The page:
Becky and Harold’s Great Adventure of the West: The California Coast

Our stay in Morrow Bay was one of good wine, good food, good company and exploring the Rock.

We put Las Vega behind us, glad to have seen the show but not thinking that we will return anytime soon.  Las Vegas is a marvel because of all the lights and hotels, but it is also a testimony to the darker aspects of humanity.  I guess that is why they call it—with some pride—”sin city.” 

The drive from Las Vegas to Morro Bay was a long one and the Mojave Desert presented us with an eerie fascination of baren landscape and cacti.  As we started through the valleys and canyons of California, however, we were greeted by all kinds of fruit, nut and olive trees and soon, as we approached the coastal area, we were in wine country with acres and acres of grapes bordering both sides of the highway.  As I said, this was a long ng drive and the closer Becky got—she was driving—the faster she went wanting to bring an end to our day’s journey. 

When we finally arrived at our suite (the Ascot Suites) in Morro Bay we were pleased to have arrived.  The front desk had texted me on several occasions wondering what our arrival time would be.  Originally, I told them we would arrive between 4:30 and 5:00 but as we got closer the time stretched out and we did not reach the Suites until a little after 6:00.  The woman at the front desk was a grandmotherly-looking woman who was very strict about the Suites’ policies.  I had made the reservation in my name, so I was the one who had to check in and sign the register.  Initially, she insisted that I use my credit card, but upon Becky’s insistence, she recanted and allowed us to us the credit card we are using for this trip but was one in Becky’s name.  When we got to our room, it strangely looked like a room you would find at Grandma’s house, rose stamped wallpaper and frilly drapes that hung loosely from the curtain rods.  If the bed and breakfast we stayed in was the Motel 6 of bed and breakfasts, this place was the Super 8 of hotel suites.  It was, however, clean and the bed was comfortable, but because of COVID, they discontinued their breakfast even though Grandma at the front desk was NOT wearing a mask.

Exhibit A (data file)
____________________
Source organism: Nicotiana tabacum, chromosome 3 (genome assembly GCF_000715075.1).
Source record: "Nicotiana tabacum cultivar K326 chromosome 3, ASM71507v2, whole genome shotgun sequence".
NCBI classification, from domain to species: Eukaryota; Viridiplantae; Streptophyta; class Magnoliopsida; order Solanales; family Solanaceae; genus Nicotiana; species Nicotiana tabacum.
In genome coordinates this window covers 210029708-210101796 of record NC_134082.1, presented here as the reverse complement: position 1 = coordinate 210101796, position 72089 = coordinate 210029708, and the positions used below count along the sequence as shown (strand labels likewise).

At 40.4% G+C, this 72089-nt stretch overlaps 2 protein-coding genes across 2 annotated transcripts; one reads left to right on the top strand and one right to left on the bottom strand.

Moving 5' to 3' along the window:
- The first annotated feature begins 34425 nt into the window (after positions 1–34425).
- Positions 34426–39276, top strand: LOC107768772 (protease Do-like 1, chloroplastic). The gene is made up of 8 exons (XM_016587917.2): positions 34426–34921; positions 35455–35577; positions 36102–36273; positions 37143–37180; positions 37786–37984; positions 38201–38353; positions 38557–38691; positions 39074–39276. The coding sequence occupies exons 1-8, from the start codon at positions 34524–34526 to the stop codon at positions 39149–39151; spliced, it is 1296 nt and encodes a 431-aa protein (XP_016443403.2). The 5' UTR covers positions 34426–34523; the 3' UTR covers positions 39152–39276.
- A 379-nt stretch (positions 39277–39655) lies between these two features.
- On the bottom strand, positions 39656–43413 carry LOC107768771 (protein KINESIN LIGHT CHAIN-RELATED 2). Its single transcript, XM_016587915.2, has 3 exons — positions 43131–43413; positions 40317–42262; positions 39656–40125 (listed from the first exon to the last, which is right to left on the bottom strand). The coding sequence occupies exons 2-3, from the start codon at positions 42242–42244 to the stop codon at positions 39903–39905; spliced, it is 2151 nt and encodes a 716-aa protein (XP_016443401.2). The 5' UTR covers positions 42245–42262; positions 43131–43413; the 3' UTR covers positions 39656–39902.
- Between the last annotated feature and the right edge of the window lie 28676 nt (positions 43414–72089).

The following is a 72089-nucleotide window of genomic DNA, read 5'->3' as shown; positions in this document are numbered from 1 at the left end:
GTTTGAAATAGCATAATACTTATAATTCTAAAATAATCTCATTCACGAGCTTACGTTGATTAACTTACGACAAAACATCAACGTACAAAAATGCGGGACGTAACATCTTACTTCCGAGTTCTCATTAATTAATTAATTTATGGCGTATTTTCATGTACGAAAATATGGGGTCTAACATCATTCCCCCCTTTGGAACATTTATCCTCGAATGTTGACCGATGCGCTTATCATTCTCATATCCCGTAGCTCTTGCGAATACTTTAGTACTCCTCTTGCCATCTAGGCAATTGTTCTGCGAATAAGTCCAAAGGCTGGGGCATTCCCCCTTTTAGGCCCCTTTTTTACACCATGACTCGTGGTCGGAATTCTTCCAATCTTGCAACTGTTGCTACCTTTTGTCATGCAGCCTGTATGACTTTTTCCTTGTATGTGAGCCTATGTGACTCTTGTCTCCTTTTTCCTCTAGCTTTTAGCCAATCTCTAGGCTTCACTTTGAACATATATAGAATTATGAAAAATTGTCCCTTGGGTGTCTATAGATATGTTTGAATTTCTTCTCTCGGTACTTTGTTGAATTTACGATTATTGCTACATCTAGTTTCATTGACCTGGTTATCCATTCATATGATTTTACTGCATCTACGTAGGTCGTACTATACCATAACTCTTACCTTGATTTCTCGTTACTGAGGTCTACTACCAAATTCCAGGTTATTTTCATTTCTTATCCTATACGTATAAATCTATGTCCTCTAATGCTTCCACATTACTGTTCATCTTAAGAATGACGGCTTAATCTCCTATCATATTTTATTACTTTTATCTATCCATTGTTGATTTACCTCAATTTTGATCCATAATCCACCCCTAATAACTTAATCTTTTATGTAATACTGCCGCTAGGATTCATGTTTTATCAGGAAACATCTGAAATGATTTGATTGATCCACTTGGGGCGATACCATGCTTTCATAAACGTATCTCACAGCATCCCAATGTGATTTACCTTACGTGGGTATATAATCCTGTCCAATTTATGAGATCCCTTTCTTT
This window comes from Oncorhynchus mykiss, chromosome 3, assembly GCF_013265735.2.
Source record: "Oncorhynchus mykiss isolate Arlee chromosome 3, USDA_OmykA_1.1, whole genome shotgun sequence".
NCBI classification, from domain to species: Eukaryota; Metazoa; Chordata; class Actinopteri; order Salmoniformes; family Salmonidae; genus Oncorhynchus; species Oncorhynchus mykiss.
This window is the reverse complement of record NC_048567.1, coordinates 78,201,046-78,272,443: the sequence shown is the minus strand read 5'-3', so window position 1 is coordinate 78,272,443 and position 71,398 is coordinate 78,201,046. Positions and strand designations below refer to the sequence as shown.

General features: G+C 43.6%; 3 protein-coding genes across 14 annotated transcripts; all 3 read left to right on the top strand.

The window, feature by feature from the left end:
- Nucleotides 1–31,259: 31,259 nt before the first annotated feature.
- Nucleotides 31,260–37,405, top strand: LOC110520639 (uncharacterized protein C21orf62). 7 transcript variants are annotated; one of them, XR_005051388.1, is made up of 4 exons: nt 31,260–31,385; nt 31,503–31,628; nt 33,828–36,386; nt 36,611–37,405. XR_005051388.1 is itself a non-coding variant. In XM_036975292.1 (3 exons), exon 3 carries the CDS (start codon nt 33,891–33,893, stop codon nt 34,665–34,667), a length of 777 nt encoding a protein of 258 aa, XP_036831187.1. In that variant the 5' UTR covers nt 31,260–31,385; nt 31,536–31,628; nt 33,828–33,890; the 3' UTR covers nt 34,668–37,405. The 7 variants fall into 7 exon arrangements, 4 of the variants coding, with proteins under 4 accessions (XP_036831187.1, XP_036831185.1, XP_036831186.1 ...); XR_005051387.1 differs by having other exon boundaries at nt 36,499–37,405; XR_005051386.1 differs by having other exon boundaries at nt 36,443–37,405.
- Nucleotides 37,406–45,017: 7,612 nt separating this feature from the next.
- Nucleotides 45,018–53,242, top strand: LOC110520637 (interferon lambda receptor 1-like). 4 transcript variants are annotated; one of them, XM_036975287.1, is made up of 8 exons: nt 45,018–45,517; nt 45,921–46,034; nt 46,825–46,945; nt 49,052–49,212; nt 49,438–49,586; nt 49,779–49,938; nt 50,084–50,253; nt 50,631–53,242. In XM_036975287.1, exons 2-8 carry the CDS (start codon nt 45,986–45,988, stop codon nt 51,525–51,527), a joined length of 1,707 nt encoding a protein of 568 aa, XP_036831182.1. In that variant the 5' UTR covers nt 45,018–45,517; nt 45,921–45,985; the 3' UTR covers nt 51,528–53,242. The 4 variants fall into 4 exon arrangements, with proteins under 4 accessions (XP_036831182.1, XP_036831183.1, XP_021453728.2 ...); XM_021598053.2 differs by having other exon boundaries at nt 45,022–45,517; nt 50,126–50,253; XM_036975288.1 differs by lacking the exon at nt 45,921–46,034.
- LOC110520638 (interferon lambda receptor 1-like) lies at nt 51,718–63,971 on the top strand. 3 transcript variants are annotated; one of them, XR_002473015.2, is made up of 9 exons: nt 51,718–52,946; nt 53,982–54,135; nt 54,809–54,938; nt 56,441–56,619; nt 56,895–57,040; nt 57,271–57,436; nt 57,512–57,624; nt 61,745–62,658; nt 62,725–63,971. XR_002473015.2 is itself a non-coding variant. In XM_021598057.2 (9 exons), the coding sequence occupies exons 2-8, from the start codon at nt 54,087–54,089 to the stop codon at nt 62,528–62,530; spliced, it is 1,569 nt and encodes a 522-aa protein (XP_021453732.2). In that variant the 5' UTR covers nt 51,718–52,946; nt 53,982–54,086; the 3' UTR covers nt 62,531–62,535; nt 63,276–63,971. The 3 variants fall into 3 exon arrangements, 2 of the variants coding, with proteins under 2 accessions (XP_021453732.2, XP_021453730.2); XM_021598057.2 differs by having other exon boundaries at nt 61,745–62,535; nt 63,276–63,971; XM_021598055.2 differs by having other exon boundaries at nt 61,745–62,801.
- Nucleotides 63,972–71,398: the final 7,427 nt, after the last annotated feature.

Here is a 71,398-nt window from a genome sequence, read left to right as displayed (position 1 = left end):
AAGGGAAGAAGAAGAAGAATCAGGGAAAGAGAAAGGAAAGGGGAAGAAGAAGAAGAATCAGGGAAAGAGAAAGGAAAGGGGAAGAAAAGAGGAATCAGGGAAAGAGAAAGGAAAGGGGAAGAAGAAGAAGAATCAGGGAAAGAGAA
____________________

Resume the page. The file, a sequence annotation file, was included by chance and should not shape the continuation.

As luck would have it, our good friends Bruce and Anne were staying 11 minutes from our Suite, We texted them as soon as we arrived and shortly, they were at our door with a bottle of wine ready for happy hour, which we celebrated with a thirsty vigor.  The conversation was a lot of fun and after finishing off a sack of popcorn, the bottle of wine and a couple of drinks, we walked to a nearby restaurant for dinner.  As we walked, we looked at the ocean and Morro Rock, the namesake of the town and enjoyed the peace of the beautiful sunset as the sun hid behind the grandeur of the rock—except Becky.  She wanted to move the rock so she could see the ocean more fully!  All kidding aside, the window of the reentrant looked out over the bay and Morro Rock and as the sun set casting beautiful hues of purple and red around the rock, we enjoyed good food and good company.  It was the perfect end to Day 10.

Our good friends who joined us at Morrow Bay, Bruce and Anne.

The next morning, we ate breakfast at the same restaurant.  It was close, it was good, and it had a beautiful view.  Following breakfast we explored the Morro Rock area, took some pictures and started toward Monterey.